Some examples of such folly are recorded in 2 Chronicles 16-20. Asa and his son Jehoshaphat were generally good kings in the southern kingdom (2 Chronicles 14:2, 17:3). However, they each had some dead flies:
These are some obvious illustrations of the need for separation in the believer's life—separation from sin and sinful partnerships. They are also good lessons that a few foolish decisions can do severe damage to one's reputation. How can we avoid similar sins?
First, as you make a decision (like to make a treaty or ally yourself with someone or some group), ask yourself if you are relying on the Lord most, or upon some other support, such as pragmatism or medicine or covetousness?
Second, as you make those decisions, ask yourself if they are necessary things to do. The treaty was not necessary for Asa; the ships were not necessary for Jehoshaphat. You can avoid trouble if you avoid doing unnecessary things. You can avoid the difficulty of having to separate from something if you never start that something.
Third, do you become defensive or angry when someone questions or confronts you about the decision you made? That's a sign that something is wrong—if not the decision itself, then your attitude about it.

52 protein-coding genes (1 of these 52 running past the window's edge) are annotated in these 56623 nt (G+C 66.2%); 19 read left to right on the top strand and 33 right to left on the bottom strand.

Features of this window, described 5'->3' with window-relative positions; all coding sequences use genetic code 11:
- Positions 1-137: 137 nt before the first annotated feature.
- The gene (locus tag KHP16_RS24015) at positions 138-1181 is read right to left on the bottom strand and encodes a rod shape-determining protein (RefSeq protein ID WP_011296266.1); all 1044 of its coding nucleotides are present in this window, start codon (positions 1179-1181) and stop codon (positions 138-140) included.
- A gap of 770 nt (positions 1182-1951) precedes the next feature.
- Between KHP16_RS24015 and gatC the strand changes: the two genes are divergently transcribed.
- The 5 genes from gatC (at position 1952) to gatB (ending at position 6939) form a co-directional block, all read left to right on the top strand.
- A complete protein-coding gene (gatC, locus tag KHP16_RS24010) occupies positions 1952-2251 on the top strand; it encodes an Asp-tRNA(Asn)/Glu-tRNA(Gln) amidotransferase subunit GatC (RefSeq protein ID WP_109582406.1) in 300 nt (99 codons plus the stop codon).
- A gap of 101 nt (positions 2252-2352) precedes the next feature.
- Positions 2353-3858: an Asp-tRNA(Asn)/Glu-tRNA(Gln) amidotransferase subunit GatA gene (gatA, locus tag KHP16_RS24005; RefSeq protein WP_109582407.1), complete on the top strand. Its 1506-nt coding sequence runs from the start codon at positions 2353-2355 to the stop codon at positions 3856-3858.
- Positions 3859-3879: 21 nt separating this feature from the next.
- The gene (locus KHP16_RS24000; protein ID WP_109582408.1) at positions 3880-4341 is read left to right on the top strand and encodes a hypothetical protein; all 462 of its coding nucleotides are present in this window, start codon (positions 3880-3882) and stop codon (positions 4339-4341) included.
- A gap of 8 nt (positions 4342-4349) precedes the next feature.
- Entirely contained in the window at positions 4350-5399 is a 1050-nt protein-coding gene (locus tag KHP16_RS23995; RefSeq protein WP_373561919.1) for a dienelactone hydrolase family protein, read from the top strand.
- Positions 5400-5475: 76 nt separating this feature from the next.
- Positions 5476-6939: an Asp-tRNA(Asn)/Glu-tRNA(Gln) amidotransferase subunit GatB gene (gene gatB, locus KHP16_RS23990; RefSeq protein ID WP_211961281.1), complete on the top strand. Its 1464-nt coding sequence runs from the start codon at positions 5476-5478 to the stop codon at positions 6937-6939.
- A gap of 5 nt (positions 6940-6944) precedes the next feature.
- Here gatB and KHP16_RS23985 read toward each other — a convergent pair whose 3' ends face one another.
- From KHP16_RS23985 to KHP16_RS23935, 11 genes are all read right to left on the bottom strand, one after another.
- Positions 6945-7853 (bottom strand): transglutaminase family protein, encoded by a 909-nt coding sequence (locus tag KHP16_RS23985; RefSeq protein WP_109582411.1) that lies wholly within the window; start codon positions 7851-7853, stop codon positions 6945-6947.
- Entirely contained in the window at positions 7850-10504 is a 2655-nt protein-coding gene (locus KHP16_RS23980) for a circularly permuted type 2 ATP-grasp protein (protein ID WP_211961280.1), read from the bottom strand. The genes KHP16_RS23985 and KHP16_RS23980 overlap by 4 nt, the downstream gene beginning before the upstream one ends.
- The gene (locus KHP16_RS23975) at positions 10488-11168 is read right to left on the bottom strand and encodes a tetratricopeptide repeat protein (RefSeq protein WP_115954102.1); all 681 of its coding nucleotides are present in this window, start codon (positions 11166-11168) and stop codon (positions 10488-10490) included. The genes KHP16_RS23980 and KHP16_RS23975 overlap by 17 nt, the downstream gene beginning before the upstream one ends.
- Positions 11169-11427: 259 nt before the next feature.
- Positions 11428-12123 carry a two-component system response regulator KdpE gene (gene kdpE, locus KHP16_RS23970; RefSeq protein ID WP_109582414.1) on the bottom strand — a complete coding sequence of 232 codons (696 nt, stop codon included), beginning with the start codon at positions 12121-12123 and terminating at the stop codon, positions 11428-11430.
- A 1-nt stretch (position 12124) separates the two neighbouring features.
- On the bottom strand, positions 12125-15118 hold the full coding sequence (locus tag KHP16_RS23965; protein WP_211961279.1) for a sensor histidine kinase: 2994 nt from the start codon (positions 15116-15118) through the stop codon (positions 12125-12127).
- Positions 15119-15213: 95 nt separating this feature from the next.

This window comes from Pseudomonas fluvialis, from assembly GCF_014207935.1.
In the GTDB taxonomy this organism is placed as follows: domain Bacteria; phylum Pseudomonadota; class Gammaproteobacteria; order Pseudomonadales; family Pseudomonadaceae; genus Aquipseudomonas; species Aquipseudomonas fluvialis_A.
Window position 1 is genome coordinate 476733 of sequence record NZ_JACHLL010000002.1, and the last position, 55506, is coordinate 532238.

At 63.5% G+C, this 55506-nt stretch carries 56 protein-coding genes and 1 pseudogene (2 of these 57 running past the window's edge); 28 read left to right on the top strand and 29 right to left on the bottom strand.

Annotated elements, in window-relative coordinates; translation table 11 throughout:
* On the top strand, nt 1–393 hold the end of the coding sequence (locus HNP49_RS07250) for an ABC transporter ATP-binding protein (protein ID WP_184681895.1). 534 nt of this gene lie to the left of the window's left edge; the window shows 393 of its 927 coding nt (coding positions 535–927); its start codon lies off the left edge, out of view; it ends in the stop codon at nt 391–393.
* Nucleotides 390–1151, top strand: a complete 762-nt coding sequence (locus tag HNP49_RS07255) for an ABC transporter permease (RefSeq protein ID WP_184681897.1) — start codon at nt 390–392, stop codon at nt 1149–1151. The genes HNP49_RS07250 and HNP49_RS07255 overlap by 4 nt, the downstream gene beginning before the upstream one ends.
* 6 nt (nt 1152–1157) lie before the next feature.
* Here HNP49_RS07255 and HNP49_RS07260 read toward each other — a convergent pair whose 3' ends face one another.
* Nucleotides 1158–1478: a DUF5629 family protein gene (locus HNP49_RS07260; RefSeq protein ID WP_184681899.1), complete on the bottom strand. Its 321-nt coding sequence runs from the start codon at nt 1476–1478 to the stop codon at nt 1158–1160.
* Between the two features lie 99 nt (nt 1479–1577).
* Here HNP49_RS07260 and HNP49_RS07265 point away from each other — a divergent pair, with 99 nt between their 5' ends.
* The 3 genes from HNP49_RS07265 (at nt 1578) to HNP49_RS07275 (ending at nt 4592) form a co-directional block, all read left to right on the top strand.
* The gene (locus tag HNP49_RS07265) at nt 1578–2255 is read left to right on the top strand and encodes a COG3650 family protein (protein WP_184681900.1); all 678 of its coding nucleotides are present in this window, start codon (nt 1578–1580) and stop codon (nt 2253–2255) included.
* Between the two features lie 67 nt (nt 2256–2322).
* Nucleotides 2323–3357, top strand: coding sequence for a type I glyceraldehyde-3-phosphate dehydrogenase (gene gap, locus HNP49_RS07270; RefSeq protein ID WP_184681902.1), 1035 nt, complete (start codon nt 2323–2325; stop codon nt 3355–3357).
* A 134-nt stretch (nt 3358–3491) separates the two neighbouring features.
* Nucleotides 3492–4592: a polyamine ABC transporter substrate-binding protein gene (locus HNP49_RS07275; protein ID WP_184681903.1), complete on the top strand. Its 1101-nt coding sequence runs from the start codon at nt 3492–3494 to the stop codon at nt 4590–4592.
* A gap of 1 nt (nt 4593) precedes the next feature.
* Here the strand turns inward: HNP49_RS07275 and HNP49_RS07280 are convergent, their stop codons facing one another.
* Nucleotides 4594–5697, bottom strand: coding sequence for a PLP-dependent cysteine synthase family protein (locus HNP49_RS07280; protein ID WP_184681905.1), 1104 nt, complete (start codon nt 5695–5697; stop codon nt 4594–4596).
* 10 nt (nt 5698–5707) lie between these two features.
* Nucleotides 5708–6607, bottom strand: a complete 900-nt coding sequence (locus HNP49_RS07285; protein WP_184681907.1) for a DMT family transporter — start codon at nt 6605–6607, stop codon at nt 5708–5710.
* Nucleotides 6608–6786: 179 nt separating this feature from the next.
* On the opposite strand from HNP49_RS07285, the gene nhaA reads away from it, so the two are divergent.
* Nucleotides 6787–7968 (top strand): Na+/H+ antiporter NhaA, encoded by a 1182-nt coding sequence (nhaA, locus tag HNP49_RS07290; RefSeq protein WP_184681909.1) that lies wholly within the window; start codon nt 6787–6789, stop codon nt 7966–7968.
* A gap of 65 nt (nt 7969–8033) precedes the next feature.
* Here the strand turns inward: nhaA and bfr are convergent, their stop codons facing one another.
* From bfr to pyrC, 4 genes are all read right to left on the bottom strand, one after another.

Fourth, ask yourself if the people with whom you are allying yourself are of like mind in their desire to follow the Lord. Do they believe as you do? Do they live righteously? Are they serving God or money?
Let's ask for help from the Lord to avoid the dead flies.
I recently learned that Pastor and Professor Ivan French went to be with the Lord on December 12, 2013. One of his former students, George Zeller, passed along the following humorous translation of Luke 15 about the prodigal son.
Feeling Footloose and Frisky, a Feather-brained Fellow
Forced His Fond Father to Fork over the Farthings,
and Flew Far to Foreign Fields where he Frittered his
Fortune Feasting Fabulously with Faithless Friends.
Fleeced by his Fellows in Folly, and Facing Famine,
he Found himself a Feed-Flinger in a Filthy Farmyard.
Fairly Famishing, he Fain would've Filled his Frame with
Foraged Food from Fodder Fragments.
"Fooey, my Father's Flunkies Fare Far Finer," the
Frazzled Fugitive Forlornly Fumbled, Frankly Facing
Facts. Frustrated by Failure, and Filled with Foreboding,
he Fled Forthwith to his Family. Falling at His Father's
Feet, he Forlornly Fumbled, "Father, I've Flunked, and